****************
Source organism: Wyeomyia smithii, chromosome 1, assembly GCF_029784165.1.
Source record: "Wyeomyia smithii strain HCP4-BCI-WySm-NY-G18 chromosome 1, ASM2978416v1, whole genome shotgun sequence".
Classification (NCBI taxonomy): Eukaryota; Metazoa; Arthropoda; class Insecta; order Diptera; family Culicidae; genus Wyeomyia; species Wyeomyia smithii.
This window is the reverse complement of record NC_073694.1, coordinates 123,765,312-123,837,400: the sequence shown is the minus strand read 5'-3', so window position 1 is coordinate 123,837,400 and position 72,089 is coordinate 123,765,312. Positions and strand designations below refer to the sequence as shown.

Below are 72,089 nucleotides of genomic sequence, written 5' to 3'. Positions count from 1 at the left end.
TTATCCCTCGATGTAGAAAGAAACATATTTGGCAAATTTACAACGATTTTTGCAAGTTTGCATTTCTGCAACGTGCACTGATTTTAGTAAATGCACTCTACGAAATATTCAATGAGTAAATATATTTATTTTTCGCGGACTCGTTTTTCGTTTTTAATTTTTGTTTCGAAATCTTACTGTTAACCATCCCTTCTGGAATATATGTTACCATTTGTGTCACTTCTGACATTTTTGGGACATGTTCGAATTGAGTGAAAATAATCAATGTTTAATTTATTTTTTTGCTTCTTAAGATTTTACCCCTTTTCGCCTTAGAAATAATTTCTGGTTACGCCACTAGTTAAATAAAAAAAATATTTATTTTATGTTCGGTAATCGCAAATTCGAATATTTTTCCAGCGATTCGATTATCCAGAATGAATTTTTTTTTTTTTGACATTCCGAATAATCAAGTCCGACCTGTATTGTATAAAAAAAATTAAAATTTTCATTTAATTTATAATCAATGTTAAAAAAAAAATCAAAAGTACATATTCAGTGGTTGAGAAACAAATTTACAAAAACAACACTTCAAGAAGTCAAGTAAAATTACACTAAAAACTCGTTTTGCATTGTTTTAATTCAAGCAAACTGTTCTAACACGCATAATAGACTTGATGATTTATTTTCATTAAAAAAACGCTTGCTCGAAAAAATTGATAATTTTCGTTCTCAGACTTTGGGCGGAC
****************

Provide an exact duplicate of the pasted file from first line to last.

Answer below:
Source organism: Wyeomyia smithii, chromosome 1, assembly GCF_029784165.1.
Source record: "Wyeomyia smithii strain HCP4-BCI-WySm-NY-G18 chromosome 1, ASM2978416v1, whole genome shotgun sequence".
Classification (NCBI taxonomy): Eukaryota; Metazoa; Arthropoda; class Insecta; order Diptera; family Culicidae; genus Wyeomyia; species Wyeomyia smithii.
This window is the reverse complement of record NC_073694.1, coordinates 123,765,312-123,837,400: the sequence shown is the minus strand read 5'-3', so window position 1 is coordinate 123,837,400 and position 72,089 is coordinate 123,765,312. Positions and strand designations below refer to the sequence as shown.

Below are 72,089 nucleotides of genomic sequence, written 5' to 3'. Positions count from 1 at the left end.
TTATCCCTCGATGTAGAAAGAAACATATTTGGCAAATTTACAACGATTTTTGCAAGTTTGCATTTCTGCAACGTGCACTGATTTTAGTAAATGCACTCTACGAAATATTCAATGAGTAAATATATTTATTTTTCGCGGACTCGTTTTTCGTTTTTAATTTTTGTTTCGAAATCTTACTGTTAACCATCCCTTCTGGAATATATGTTACCATTTGTGTCACTTCTGACATTTTTGGGACATGTTCGAATTGAGTGAAAATAATCAATGTTTAATTTATTTTTTTGCTTCTTAAGATTTTACCCCTTTTCGCCTTAGAAATAATTTCTGGTTACGCCACTAGTTAAATAAAAAAAATATTTATTTTATGTTCGGTAATCGCAAATTCGAATATTTTTCCAGCGATTCGATTATCCAGAATGAATTTTTTTTTTTTTGACATTCCGAATAATCAAGTCCGACCTGTATTGTATAAAAAAAATTAAAATTTTCATTTAATTTATAATCAATGTTAAAAAAAAAATCAAAAGTACATATTCAGTGGTTGAGAAACAAATTTACAAAAACAACACTTCAAGAAGTCAAGTAAAATTACACTAAAAACTCGTTTTGCATTGTTTTAATTCAAGCAAACTGTTCTAACACGCATAATAGACTTGATGATTTATTTTCATTAAAAAAACGCTTGCTCGAAAAAATTGATAATTTTCGTTCTCAGACTTTGGGCGGAC